The Challenger tragedy was my first experience with poor quality and the disinterest that leads to it. And look around you, what do we have today? Microsoft, the foremost manufacturer of operating systems since the early 80’s, still can’t make an operating system worth a shit.  American car companies suffered from decades of quality neglect, only recently turning themselves around (whether this trend continues remains to be seen), and some of the murmurings coming from airplane mechanics make your head spin. Union Carbide failed to properly maintain one of their facilities and kills thousands. BP and its shoddy suppliers dumped millions of gallons of oil into the Gulf of Mexico (the environmental effects of which are still undeterminable); and the Japanese, once paragons of quality, can’t even apply their own earthquake remediation science to their own nuclear reactors! Technology, as bright-and-shiny as it is, fails us on a daily basis, often with disastrous results. Why is that?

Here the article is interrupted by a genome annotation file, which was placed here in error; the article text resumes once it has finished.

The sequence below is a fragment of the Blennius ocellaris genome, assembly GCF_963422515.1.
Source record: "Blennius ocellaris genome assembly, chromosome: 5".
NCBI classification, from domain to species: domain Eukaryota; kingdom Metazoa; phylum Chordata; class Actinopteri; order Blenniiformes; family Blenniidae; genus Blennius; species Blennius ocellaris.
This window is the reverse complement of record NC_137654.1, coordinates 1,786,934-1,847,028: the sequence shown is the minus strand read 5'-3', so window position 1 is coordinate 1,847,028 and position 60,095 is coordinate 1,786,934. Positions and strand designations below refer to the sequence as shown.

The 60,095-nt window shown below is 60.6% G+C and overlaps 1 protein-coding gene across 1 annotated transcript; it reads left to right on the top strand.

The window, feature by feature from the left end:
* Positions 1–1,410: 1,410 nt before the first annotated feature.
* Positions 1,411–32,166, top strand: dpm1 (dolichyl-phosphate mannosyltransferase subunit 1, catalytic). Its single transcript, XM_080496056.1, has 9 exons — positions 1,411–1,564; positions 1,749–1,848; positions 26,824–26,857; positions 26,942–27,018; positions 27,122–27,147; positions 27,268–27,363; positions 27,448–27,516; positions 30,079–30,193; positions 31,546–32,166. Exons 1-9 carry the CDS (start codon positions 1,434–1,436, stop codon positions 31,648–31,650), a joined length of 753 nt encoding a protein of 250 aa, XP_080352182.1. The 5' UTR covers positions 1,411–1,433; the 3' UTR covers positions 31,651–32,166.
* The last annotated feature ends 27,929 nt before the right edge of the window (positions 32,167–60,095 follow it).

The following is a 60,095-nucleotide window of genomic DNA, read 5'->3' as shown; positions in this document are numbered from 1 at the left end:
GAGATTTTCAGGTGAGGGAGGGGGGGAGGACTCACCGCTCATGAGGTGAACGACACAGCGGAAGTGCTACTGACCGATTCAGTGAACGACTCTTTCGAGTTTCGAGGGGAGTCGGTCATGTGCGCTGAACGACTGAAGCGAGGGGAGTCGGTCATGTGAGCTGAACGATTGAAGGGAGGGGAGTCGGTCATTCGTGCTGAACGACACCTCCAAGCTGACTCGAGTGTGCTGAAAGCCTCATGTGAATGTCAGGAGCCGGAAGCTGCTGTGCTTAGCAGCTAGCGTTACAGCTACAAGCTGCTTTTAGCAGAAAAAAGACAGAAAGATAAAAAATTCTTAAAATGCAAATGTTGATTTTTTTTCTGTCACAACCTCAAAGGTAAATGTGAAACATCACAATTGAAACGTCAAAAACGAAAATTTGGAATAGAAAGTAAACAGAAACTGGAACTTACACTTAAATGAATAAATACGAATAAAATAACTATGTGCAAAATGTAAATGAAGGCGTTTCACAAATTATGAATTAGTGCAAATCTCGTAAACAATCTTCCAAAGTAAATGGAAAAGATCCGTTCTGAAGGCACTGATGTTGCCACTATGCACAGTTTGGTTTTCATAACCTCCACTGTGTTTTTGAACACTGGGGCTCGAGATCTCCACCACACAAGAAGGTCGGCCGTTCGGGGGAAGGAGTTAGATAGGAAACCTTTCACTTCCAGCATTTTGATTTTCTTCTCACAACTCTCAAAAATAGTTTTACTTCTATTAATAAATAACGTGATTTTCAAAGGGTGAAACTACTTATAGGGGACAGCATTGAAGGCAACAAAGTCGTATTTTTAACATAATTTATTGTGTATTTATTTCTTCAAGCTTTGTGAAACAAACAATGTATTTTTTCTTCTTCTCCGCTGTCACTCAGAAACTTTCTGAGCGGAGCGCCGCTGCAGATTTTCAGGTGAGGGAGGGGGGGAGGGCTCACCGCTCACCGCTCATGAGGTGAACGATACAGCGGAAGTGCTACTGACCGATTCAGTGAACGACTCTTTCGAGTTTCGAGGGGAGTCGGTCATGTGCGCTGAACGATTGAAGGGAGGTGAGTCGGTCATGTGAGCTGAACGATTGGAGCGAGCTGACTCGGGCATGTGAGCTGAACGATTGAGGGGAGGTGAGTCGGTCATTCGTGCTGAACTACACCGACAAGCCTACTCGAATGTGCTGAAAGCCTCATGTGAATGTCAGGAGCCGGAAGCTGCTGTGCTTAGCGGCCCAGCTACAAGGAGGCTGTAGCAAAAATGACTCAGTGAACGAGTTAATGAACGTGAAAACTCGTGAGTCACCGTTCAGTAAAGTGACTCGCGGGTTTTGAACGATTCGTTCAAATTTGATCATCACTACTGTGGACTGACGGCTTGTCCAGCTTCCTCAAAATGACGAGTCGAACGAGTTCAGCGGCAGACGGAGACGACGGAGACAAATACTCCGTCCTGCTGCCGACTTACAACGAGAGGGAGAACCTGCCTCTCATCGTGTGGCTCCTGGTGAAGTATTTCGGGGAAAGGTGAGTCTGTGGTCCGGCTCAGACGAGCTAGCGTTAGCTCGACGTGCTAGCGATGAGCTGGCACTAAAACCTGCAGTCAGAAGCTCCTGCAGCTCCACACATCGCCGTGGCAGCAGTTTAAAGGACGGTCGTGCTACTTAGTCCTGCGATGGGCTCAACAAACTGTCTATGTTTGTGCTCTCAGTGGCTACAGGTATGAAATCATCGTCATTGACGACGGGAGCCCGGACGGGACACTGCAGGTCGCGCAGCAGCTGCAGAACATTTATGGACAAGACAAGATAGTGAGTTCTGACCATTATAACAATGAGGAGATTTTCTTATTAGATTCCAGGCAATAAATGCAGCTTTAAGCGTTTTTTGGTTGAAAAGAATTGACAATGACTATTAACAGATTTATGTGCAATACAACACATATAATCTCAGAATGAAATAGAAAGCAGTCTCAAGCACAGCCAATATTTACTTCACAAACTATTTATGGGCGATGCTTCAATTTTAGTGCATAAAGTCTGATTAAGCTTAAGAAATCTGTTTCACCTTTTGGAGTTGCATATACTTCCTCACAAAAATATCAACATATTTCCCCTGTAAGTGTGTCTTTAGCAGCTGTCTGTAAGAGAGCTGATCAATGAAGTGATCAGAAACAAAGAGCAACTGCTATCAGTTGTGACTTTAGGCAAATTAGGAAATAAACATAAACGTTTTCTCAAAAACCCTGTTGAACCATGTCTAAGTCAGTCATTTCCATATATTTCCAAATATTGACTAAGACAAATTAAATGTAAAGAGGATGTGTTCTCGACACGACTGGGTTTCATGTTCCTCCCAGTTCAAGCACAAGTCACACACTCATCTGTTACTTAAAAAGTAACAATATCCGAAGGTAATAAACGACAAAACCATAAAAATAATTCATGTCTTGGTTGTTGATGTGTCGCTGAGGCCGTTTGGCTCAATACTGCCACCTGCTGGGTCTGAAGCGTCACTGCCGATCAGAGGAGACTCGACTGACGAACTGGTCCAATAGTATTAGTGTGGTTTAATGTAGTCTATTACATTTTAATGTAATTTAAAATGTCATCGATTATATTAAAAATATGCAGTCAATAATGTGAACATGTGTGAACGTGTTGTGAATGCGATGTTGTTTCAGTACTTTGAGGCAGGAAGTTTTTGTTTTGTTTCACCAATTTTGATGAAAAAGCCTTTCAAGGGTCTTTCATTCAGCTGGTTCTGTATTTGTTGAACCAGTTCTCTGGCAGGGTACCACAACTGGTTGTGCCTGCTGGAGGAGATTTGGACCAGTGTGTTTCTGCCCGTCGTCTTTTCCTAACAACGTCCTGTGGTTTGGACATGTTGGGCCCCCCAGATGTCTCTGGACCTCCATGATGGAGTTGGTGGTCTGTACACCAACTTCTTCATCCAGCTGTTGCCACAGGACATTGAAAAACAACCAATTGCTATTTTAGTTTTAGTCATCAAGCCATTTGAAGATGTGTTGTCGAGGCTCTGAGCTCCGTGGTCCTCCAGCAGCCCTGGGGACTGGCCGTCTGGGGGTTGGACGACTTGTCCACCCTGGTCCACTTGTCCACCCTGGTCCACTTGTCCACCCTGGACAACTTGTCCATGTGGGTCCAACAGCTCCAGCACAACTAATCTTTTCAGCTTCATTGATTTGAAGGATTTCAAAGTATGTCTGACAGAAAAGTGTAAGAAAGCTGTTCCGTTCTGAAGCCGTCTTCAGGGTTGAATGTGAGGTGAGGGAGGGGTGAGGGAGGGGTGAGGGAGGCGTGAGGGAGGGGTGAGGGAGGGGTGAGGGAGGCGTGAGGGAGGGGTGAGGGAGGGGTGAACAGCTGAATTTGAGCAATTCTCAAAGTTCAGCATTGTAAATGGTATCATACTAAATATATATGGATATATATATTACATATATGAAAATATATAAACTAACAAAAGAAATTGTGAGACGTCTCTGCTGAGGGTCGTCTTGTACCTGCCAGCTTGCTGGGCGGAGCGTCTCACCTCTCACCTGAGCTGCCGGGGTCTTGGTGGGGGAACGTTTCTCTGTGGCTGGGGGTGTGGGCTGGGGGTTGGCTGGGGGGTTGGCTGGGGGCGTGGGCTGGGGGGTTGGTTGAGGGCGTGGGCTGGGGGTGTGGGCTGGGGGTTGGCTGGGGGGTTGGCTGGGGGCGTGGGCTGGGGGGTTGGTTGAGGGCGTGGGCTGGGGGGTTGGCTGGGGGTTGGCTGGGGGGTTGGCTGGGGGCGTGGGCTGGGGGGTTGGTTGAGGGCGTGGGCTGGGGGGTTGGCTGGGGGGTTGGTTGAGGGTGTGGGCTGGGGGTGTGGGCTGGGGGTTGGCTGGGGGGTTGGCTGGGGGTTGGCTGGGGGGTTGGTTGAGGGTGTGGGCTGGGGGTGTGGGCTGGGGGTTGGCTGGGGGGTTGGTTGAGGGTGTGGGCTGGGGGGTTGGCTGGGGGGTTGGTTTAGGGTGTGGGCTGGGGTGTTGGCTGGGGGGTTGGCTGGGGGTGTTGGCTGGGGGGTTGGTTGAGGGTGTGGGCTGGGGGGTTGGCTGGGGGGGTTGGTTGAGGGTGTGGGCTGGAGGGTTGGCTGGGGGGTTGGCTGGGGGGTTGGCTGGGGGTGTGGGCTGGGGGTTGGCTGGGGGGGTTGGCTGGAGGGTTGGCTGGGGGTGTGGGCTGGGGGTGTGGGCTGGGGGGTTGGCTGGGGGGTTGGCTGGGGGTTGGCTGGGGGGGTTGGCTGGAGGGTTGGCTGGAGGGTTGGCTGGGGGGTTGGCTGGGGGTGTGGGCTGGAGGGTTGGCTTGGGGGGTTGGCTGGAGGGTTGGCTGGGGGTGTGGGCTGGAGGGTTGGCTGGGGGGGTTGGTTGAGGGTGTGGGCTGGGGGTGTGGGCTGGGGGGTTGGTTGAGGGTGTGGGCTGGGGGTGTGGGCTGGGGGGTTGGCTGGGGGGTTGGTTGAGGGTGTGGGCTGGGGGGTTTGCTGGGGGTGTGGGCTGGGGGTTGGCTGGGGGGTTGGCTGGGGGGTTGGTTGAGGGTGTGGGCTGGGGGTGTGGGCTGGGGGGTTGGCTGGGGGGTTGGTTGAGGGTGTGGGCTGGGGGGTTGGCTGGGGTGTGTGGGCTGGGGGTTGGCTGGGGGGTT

It fails us because we don’t care about it. We don’t want to care for it, nurture it, respect it. We want to use it and abuse it and toss it away. Do people want that hand-crafted North Carolina furniture that will live longer than you? No, they flock to IKEA to buy that cheap-ass particle-board shit that’ll degenerate to it’s natural elements within 18 months (and exude toxic gasses the whole way). Cheapcheapcheap, and tosstosstoss. And God forbid if you want to apply quality to your  job. If you want to take the time to fine-tune that dilithium chamber for optimal performance, safety, and long life, you’ll be fired for wasting your time and energy that could be better spent polishing Powerpoint presentations that prove just how smart your executives are.

Quality is dead. And therefore technology is dead. And therefore, people are dead and will continue to die. God bless you, Roger Boisjoly, and any other engineer who has risked his career in the name of quality and safety.

[Photo of Roger Boisjoly is copyrighted to the New York Times.]